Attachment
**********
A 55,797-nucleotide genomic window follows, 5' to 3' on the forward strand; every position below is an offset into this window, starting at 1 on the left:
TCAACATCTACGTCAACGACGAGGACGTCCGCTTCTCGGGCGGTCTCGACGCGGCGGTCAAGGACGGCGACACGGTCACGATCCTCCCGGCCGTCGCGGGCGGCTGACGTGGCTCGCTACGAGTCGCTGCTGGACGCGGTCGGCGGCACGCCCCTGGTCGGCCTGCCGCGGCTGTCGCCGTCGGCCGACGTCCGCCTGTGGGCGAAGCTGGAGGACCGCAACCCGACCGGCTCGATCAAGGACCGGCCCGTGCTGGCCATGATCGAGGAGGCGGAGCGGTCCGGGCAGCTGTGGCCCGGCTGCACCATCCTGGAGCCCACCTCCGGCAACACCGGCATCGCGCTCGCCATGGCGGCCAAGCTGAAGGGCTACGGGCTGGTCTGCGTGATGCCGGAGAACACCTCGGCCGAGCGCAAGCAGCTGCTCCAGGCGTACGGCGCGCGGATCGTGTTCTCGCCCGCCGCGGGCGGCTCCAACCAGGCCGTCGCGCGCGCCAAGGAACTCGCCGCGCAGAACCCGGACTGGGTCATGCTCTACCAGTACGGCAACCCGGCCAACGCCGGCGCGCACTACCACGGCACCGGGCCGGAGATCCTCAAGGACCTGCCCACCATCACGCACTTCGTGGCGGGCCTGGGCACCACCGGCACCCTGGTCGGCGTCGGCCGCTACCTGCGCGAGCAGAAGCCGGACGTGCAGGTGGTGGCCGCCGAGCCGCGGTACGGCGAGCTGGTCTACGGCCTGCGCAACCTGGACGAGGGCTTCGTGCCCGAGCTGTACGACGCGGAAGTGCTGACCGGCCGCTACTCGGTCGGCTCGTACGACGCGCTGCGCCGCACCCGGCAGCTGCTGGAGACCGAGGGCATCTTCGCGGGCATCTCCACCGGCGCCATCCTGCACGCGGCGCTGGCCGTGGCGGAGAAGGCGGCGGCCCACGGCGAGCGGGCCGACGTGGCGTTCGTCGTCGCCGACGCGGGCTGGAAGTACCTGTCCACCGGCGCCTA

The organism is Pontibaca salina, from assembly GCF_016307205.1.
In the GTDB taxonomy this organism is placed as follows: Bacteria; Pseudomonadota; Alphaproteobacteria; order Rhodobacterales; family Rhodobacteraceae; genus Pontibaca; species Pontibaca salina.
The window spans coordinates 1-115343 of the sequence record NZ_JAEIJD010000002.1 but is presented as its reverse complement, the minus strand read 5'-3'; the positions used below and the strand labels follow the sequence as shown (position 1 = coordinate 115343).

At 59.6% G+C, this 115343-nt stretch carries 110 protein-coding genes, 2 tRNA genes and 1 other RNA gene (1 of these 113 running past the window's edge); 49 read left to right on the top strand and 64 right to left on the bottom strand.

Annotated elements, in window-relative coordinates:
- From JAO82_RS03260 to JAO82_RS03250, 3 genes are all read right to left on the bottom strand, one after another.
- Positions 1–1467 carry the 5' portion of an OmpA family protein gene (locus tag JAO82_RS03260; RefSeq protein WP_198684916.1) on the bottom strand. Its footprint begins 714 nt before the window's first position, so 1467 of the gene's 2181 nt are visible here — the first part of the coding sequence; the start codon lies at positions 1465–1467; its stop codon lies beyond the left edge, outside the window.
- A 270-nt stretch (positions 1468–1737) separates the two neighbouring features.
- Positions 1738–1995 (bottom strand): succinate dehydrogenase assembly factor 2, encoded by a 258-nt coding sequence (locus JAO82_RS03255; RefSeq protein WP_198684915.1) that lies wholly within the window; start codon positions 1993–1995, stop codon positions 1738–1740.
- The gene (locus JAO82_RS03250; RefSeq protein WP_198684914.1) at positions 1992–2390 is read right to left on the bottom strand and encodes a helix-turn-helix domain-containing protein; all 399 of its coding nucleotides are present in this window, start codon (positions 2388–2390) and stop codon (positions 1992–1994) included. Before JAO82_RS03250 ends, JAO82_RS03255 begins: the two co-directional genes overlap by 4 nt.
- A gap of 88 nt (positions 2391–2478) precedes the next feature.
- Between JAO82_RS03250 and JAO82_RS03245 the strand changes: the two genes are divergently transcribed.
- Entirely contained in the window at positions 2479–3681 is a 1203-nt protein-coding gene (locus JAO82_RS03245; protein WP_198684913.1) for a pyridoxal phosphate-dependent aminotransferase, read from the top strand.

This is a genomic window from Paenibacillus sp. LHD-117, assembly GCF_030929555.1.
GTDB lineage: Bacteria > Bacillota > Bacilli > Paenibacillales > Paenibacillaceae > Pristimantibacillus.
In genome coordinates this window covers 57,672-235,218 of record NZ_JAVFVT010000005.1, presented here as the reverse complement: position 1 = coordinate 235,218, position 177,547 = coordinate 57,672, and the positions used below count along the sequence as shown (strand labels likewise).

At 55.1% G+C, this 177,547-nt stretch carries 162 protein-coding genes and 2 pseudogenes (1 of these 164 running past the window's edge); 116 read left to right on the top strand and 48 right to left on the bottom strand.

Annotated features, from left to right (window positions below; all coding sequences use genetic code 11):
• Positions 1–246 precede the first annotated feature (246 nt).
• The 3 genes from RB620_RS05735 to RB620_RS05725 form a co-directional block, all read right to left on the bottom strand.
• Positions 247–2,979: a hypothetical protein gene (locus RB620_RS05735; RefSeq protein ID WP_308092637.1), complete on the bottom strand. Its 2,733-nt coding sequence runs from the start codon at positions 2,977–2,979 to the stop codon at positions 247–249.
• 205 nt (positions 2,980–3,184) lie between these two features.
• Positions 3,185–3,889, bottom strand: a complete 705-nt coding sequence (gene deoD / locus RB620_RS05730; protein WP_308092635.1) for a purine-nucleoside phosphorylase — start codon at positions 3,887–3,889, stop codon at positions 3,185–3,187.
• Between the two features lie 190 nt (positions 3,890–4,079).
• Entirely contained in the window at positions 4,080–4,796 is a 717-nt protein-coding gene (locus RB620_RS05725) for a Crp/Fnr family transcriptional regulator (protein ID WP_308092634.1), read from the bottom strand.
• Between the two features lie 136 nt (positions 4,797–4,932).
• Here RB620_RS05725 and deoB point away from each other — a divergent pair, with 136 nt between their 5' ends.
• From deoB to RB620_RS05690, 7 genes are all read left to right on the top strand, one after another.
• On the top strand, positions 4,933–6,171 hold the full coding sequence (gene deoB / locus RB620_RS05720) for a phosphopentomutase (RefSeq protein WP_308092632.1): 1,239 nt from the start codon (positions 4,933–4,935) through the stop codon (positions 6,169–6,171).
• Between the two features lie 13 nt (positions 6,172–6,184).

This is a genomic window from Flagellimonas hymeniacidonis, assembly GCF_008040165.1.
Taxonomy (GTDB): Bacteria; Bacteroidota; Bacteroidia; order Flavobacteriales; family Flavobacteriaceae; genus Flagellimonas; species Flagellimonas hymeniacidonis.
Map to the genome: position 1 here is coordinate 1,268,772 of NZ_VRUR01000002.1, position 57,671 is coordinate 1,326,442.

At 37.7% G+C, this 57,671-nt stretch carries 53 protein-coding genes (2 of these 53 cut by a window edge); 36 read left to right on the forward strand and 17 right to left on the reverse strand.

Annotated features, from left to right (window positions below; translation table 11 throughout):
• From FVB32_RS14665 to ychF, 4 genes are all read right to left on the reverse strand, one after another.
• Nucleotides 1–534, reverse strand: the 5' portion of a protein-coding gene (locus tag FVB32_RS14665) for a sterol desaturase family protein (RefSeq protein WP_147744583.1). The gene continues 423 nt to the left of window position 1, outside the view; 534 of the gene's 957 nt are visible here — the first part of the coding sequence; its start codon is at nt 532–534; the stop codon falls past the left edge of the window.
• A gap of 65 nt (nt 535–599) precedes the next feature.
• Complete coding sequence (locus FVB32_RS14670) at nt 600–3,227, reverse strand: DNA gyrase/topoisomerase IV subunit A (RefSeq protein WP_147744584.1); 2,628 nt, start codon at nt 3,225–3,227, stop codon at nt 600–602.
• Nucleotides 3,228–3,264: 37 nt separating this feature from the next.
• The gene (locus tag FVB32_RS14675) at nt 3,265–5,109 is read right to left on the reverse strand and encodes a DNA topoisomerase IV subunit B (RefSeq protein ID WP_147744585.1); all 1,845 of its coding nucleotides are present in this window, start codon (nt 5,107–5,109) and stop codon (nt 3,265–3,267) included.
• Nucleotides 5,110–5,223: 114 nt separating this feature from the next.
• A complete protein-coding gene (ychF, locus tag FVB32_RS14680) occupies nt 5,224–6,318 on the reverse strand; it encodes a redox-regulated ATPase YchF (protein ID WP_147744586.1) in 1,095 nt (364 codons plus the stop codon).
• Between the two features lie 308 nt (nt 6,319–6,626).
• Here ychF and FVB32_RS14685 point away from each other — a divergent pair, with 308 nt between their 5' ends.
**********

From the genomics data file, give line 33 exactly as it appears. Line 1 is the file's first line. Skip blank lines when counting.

This is a genomic window from Flagellimonas hymeniacidonis, assembly GCF_008040165.1.